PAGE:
Editorial: More Proactivity On Medical Standards, Please!
AFRICA AND CHINA are two land masses steeped in tradition. Yet, China earns enormous amounts of hard currency from its traditional medicine while Africa hardly receives a dollar for its own. Something definitely must be amiss!
And it would appear that Dr Archie Sittie, acting Director, Centre for Scientific Research into Plant Medicine (CSRPM), Mampong has correctly put his fingers on it – the lack of manufacturing standards.
Speaking at the inauguration of the Traditional Medicines Manufacturing Union of Ghana (TRAMMUG) in Accra recently, Dr Sittie urged traditional medicine practitioners to adhere to international standards and regulations, pointing out that that is the only way they could “penetrate the international market”.
Dr Sittie believed that such adherence to internationally approved standards would bring at least two benefits: “Apart from forestalling complications and deaths resulting from poor and unregulated manufacturing processes, the manufacturers, consumers and the country would benefit from quality and developed traditional drugs if approved processing rules were adhered to”, he said.
He added that manufacturing and administration of drugs border on the life of people and that “any mishap on the part of manufacturers would result in calamities”. This is indisputable truth.
With the TRAMMUG seeking to “regulate the operations” of traditional practitioners as one of its aims, the occasion of its inauguration was appropriate for the drumming home of the message of quality control and professionalism.
The GYE NYAME CONCORD thinks, however, that mere reiteration of the need for something, as has been the case in the past, without any concrete steps to remove the problem only begs the issue.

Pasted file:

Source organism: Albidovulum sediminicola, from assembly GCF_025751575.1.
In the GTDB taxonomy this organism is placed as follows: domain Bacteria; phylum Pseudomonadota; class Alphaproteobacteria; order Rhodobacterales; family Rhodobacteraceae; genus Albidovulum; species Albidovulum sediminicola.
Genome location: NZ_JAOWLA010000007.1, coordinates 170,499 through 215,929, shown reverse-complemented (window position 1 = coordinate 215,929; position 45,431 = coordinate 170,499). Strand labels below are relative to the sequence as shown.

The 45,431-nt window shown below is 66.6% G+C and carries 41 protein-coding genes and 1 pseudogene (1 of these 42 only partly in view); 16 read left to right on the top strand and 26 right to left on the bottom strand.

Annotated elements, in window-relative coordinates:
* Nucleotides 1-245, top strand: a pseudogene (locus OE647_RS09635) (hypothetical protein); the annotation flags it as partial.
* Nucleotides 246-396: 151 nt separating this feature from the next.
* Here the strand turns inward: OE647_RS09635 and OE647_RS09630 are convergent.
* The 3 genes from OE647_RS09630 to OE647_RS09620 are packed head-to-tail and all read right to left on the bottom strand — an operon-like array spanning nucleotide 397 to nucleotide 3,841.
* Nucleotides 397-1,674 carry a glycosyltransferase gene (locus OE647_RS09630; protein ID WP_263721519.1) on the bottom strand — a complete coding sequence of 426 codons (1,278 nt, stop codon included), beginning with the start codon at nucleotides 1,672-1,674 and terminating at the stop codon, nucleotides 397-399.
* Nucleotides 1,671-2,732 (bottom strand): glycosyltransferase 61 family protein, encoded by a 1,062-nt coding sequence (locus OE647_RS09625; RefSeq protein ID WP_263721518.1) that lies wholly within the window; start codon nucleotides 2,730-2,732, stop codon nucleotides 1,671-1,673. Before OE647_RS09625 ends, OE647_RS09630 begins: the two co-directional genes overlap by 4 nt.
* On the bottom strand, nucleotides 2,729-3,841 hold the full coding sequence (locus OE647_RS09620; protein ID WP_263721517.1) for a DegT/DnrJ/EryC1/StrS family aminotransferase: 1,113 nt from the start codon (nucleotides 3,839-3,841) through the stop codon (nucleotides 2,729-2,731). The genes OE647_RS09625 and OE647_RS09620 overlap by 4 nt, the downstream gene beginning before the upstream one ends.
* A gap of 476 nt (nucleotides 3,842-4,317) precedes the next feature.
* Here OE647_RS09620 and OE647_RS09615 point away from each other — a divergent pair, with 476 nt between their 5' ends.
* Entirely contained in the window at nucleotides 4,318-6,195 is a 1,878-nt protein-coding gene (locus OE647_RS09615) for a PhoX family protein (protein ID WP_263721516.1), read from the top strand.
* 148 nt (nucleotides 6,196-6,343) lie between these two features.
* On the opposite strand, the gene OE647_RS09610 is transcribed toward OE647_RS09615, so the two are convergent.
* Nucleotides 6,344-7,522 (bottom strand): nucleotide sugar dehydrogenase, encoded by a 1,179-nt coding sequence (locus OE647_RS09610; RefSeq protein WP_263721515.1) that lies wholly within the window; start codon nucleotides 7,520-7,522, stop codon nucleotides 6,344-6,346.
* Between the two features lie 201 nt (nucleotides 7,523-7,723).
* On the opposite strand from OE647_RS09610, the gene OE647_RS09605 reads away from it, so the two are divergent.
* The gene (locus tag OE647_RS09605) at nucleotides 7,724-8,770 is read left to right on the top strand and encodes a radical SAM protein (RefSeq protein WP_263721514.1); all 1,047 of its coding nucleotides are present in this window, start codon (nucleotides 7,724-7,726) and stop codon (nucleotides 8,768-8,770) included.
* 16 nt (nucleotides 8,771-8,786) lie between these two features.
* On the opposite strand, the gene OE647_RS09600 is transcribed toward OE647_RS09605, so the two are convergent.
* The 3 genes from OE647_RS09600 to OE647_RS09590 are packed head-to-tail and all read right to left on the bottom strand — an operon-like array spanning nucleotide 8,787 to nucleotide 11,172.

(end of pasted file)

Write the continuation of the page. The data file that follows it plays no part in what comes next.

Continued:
The problem, as we see it, is one of safe dosage determination, conversion to tablets and packaging. All these require capital which is mostly non-existent.
Though figures are not available, there cannot be much doubt as to what the Chinese traditional medicine export market contributes to the Chinese Gross Domestic Product (GDP). It must be quite substantial, given that Chinese traditional medicines sell all over the world, even in the G-8 countries.
That being the case, GYE NYAME CONCORD will urge the CSRPM to make a persuasive case to the government to source for money to set up a central tablet making control centre for the modern manufacture, according to approve international standards of all traditional medicine concoctions that it grants its seal of approval. The objective is to achieve the type of streamlined, glossy tablets that are available on the international market.
Once that is done and with proper marketing, Ghanaian traditional medicine will sell internationally the way the Chinese ones are doing and, over time, achieve the economies of scale that the Chinese products have.
The money for the centre could be paid off from the foreign exchange generated from the sale of its output internationally or from levies attached to the approving process. Even if the money is not repaid eventually, the government should regard it as part of the annual health capital budget to the health sector.
The mileage that China as a nation gets out of the international acceptability of its traditional medical products is incalculable, and Ghana would derive similar image-boosting mileage if her traditional medical products also become acceptable worldwide.
Our big sister to our east, Nigeria, is currently spending millions of dollars to polish its international image under a project codenamed by President Olusegun Obasanjo's team as “Nigeria Image Project”. This is money from the national budget that nobody would be called upon to repay. And this is a project that stands the danger of being dismissed out of hand as propaganda without any substantial base.
But a programme to get our traditional medicine accepted internationally cannot be similarly; for its fruits will speak for themselves. With appropriate government support the money for it need not even come out of budget as it could be from a World Health Organisation (WHO) grant.
Gye Nyame Concord therefore calls on Dr Sittie to, in addition to his rostrum speeches, begin the approach to government today to actualise the dream of Ghanaian traditional medical products taking the global village by storm!